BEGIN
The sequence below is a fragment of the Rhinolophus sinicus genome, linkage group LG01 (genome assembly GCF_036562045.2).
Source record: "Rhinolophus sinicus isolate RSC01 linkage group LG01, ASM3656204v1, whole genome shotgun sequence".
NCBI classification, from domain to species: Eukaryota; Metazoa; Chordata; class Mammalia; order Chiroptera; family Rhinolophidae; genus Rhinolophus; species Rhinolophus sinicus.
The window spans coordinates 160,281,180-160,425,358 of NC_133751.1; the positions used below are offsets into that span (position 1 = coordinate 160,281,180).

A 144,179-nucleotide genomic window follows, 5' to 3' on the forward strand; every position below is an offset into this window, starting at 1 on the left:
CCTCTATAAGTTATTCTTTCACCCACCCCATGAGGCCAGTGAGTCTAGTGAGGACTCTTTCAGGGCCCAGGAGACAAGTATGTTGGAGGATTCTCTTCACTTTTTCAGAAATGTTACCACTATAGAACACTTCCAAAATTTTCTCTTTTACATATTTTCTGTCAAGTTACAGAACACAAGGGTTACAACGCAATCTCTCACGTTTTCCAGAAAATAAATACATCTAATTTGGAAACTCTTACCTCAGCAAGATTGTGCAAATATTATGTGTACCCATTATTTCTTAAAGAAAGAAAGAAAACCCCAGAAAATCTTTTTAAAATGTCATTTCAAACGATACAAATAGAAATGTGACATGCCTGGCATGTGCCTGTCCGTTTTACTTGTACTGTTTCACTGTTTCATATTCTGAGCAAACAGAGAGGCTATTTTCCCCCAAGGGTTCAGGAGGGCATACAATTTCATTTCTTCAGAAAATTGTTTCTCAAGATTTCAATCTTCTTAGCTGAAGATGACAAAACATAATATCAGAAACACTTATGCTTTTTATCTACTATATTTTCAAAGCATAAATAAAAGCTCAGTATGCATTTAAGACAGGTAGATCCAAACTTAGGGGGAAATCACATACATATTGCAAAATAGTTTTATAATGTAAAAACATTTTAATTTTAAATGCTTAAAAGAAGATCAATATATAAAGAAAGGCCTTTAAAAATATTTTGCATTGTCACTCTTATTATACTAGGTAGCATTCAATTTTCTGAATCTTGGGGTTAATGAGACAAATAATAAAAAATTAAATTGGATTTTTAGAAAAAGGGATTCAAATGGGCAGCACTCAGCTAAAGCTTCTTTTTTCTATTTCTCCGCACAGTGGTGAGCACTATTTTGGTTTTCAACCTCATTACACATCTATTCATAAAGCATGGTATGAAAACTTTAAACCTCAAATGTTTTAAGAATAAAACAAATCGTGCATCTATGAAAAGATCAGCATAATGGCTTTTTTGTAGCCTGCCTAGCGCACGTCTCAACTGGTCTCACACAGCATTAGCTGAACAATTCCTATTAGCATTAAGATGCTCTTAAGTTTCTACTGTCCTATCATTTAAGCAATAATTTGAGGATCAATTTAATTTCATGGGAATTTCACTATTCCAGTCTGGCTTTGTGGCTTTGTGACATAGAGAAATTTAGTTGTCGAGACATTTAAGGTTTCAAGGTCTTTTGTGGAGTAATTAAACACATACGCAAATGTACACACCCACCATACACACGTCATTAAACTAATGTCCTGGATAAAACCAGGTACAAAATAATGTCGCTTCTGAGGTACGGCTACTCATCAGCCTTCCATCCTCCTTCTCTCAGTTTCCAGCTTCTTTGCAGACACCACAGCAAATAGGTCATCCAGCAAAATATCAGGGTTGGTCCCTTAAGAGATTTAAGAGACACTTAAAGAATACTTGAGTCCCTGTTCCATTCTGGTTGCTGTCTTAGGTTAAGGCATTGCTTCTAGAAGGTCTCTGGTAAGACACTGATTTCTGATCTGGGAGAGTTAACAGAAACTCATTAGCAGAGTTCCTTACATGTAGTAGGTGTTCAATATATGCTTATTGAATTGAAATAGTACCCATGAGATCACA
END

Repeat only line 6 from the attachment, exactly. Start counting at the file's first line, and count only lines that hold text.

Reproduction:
CCTCTATAAGTTATTCTTTCACCCACCCCATGAGGCCAGTGAGTCTAGTGAGGACTCTTTCAGGGCCCAGGAGACAAGTATGTTGGAGGATTCTCTTCACTTTTTCAGAAATGTTACCACTATAGAACACTTCCAAAATTTTCTCTTTTACATATTTTCTGTCAAGTTACAGAACACAAGGGTTACAACGCAATCTCTCACGTTTTCCAGAAAATAAATACATCTAATTTGGAAACTCTTACCTCAGCAAGATTGTGCAAATATTATGTGTACCCATTATTTCTTAAAGAAAGAAAGAAAACCCCAGAAAATCTTTTTAAAATGTCATTTCAAACGATACAAATAGAAATGTGACATGCCTGGCATGTGCCTGTCCGTTTTACTTGTACTGTTTCACTGTTTCATATTCTGAGCAAACAGAGAGGCTATTTTCCCCCAAGGGTTCAGGAGGGCATACAATTTCATTTCTTCAGAAAATTGTTTCTCAAGATTTCAATCTTCTTAGCTGAAGATGACAAAACATAATATCAGAAACACTTATGCTTTTTATCTACTATATTTTCAAAGCATAAATAAAAGCTCAGTATGCATTTAAGACAGGTAGATCCAAACTTAGGGGGAAATCACATACATATTGCAAAATAGTTTTATAATGTAAAAACATTTTAATTTTAAATGCTTAAAAGAAGATCAATATATAAAGAAAGGCCTTTAAAAATATTTTGCATTGTCACTCTTATTATACTAGGTAGCATTCAATTTTCTGAATCTTGGGGTTAATGAGACAAATAATAAAAAATTAAATTGGATTTTTAGAAAAAGGGATTCAAATGGGCAGCACTCAGCTAAAGCTTCTTTTTTCTATTTCTCCGCACAGTGGTGAGCACTATTTTGGTTTTCAACCTCATTACACATCTATTCATAAAGCATGGTATGAAAACTTTAAACCTCAAATGTTTTAAGAATAAAACAAATCGTGCATCTATGAAAAGATCAGCATAATGGCTTTTTTGTAGCCTGCCTAGCGCACGTCTCAACTGGTCTCACACAGCATTAGCTGAACAATTCCTATTAGCATTAAGATGCTCTTAAGTTTCTACTGTCCTATCATTTAAGCAATAATTTGAGGATCAATTTAATTTCATGGGAATTTCACTATTCCAGTCTGGCTTTGTGGCTTTGTGACATAGAGAAATTTAGTTGTCGAGACATTTAAGGTTTCAAGGTCTTTTGTGGAGTAATTAAACACATACGCAAATGTACACACCCACCATACACACGTCATTAAACTAATGTCCTGGATAAAACCAGGTACAAAATAATGTCGCTTCTGAGGTACGGCTACTCATCAGCCTTCCATCCTCCTTCTCTCAGTTTCCAGCTTCTTTGCAGACACCACAGCAAATAGGTCATCCAGCAAAATATCAGGGTTGGTCCCTTAAGAGATTTAAGAGACACTTAAAGAATACTTGAGTCCCTGTTCCATTCTGGTTGCTGTCTTAGGTTAAGGCATTGCTTCTAGAAGGTCTCTGGTAAGACACTGATTTCTGATCTGGGAGAGTTAACAGAAACTCATTAGCAGAGTTCCTTACATGTAGTAGGTGTTCAATATATGCTTATTGAATTGAAATAGTACCCATGAGATCACA